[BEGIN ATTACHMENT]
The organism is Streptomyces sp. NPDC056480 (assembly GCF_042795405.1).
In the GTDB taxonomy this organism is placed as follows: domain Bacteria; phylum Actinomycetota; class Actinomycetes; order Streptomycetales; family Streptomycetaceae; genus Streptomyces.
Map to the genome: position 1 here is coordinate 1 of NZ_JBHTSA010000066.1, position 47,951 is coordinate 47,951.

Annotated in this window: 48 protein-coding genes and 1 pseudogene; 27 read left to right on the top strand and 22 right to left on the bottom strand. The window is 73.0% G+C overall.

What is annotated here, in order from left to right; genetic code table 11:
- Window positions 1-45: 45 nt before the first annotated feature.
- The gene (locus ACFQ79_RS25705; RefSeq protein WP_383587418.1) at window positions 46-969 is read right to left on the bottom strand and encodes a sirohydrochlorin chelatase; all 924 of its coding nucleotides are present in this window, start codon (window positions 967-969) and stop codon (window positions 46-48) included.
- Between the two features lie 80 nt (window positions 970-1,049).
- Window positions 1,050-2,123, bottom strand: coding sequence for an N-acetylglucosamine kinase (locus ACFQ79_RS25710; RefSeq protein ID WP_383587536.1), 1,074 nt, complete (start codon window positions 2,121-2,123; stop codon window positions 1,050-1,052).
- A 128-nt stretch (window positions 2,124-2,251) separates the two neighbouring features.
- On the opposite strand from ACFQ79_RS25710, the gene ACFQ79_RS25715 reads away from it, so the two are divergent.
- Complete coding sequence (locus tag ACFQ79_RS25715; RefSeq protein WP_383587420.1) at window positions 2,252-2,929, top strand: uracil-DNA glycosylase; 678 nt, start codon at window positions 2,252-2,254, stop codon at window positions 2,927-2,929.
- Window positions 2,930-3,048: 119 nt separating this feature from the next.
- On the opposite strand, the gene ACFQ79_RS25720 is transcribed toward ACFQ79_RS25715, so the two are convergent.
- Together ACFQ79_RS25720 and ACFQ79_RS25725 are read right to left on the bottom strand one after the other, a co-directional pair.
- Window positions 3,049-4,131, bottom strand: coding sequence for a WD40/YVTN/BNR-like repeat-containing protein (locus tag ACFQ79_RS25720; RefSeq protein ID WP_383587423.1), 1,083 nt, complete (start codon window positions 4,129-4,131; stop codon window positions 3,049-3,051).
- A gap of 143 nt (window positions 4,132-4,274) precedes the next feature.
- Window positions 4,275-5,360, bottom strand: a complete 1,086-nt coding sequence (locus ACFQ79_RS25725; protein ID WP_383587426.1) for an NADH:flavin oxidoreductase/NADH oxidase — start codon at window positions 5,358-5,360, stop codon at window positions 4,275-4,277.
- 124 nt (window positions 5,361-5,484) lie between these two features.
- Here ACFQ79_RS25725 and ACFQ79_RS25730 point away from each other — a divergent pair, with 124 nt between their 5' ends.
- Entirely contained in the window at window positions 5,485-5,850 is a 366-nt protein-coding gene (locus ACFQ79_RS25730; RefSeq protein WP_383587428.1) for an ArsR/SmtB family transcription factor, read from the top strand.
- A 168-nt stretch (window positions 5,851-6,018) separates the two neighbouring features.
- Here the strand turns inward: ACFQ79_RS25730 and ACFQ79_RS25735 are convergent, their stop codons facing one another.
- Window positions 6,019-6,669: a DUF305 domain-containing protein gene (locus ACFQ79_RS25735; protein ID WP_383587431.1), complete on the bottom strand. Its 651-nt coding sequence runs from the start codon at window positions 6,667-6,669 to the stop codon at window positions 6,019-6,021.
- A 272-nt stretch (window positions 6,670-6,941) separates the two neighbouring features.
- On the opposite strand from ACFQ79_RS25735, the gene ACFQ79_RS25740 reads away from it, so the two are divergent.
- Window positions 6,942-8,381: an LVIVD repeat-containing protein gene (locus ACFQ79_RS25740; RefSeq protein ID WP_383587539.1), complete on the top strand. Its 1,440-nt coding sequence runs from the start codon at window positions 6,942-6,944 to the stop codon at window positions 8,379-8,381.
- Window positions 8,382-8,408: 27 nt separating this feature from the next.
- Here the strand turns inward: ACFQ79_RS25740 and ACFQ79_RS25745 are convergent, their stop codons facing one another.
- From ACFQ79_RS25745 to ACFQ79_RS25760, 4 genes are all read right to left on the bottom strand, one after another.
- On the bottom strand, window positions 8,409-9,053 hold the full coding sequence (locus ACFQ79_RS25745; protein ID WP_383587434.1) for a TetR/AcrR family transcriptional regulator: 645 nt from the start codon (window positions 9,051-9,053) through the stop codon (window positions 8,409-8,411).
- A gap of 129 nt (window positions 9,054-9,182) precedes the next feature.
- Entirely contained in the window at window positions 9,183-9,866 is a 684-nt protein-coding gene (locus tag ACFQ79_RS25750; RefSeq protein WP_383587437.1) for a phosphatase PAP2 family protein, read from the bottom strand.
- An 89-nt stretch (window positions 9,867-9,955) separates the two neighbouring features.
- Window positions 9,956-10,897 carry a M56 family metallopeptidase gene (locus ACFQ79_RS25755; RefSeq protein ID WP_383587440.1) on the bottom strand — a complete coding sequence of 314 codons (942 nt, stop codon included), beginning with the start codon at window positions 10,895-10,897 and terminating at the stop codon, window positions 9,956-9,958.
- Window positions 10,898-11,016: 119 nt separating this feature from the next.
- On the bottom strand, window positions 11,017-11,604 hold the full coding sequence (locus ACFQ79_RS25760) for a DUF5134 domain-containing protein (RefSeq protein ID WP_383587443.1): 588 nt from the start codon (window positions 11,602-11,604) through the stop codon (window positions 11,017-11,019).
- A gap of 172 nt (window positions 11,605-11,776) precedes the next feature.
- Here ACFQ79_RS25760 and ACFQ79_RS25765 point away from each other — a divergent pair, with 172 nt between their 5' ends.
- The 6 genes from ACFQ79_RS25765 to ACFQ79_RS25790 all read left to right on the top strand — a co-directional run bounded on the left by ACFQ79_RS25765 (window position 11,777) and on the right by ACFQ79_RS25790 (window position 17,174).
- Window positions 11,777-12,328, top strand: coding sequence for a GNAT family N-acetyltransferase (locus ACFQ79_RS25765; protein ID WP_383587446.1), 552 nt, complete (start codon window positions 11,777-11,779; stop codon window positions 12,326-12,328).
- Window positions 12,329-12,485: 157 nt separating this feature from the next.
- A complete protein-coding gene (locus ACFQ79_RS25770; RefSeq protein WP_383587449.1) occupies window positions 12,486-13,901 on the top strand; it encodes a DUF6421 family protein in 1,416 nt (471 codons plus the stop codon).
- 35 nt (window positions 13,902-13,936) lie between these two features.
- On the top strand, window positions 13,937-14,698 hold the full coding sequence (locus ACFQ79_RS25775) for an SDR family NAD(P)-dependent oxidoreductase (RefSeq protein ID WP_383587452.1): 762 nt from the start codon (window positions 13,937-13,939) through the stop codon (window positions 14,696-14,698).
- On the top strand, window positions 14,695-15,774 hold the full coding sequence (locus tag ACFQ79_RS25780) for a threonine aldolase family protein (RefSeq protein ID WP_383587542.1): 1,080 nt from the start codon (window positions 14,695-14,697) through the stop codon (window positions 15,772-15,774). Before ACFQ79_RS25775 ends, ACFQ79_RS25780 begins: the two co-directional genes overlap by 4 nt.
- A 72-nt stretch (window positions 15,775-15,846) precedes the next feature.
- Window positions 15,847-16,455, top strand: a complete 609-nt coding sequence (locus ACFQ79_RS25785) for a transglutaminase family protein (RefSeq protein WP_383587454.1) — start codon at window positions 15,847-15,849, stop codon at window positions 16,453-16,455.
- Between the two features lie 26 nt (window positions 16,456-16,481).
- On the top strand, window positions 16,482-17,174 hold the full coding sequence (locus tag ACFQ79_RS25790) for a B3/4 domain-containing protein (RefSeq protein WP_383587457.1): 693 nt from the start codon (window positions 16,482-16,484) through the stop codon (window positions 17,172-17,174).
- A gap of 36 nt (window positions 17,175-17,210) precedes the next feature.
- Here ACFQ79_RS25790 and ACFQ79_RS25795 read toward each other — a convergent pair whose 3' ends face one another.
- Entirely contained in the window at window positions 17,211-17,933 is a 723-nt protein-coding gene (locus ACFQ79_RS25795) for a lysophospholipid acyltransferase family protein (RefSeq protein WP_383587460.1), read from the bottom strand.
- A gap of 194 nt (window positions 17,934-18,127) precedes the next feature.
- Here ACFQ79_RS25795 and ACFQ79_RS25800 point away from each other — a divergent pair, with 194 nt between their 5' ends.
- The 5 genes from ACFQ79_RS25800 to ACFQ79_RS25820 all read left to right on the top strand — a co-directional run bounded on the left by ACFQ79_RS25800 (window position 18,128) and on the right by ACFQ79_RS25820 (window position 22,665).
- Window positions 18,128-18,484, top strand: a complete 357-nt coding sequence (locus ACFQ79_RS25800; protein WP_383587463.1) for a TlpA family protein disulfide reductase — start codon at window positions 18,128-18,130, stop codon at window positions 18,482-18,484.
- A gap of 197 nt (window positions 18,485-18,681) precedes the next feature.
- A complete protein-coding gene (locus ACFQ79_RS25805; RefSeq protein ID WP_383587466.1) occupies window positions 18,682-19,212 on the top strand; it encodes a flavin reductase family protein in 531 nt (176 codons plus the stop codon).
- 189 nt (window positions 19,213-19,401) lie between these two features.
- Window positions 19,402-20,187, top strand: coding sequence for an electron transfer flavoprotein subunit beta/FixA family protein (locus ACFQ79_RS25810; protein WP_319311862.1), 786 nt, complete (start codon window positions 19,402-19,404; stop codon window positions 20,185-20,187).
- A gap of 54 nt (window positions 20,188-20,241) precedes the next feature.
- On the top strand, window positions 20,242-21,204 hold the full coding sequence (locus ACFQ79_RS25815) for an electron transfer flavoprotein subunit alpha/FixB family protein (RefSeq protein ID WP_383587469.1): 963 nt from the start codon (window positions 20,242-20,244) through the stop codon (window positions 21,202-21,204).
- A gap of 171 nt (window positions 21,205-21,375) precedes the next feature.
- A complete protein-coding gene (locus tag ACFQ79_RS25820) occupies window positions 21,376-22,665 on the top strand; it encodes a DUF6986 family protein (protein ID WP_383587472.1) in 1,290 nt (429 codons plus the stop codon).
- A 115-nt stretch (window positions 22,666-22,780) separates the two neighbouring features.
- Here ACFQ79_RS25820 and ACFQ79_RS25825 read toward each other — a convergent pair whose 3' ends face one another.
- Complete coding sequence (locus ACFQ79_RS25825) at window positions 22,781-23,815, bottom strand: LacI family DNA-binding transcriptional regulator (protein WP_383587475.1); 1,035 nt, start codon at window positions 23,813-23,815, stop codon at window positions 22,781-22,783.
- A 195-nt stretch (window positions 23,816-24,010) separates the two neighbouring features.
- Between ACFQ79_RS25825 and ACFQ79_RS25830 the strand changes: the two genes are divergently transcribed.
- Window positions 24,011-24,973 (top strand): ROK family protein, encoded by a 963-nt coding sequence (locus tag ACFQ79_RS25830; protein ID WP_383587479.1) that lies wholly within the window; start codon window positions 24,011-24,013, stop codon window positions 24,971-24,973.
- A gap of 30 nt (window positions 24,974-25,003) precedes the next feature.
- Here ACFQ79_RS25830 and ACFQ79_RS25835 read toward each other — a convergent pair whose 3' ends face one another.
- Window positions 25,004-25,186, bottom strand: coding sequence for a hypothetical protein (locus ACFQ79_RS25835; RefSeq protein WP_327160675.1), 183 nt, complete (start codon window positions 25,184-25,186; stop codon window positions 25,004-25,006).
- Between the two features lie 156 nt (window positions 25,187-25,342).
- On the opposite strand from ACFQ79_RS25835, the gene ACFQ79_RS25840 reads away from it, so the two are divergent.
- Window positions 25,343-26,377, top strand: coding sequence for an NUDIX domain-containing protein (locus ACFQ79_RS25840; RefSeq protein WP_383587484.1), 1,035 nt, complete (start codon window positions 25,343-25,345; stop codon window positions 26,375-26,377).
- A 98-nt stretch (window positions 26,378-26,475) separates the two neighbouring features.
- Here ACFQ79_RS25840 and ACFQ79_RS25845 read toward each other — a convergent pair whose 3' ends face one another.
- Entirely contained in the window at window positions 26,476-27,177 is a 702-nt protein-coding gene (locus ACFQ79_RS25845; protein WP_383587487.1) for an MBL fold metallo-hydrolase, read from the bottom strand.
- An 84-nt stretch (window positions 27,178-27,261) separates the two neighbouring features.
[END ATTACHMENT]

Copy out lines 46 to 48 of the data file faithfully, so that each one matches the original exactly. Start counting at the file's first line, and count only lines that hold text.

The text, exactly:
- On the top strand, window positions 14,695-15,774 hold the full coding sequence (locus tag ACFQ79_RS25780) for a threonine aldolase family protein (RefSeq protein ID WP_383587542.1): 1,080 nt from the start codon (window positions 14,695-14,697) through the stop codon (window positions 15,772-15,774). Before ACFQ79_RS25775 ends, ACFQ79_RS25780 begins: the two co-directional genes overlap by 4 nt.
- A 72-nt stretch (window positions 15,775-15,846) precedes the next feature.
- Window positions 15,847-16,455, top strand: a complete 609-nt coding sequence (locus ACFQ79_RS25785) for a transglutaminase family protein (RefSeq protein WP_383587454.1) — start codon at window positions 15,847-15,849, stop codon at window positions 16,453-16,455.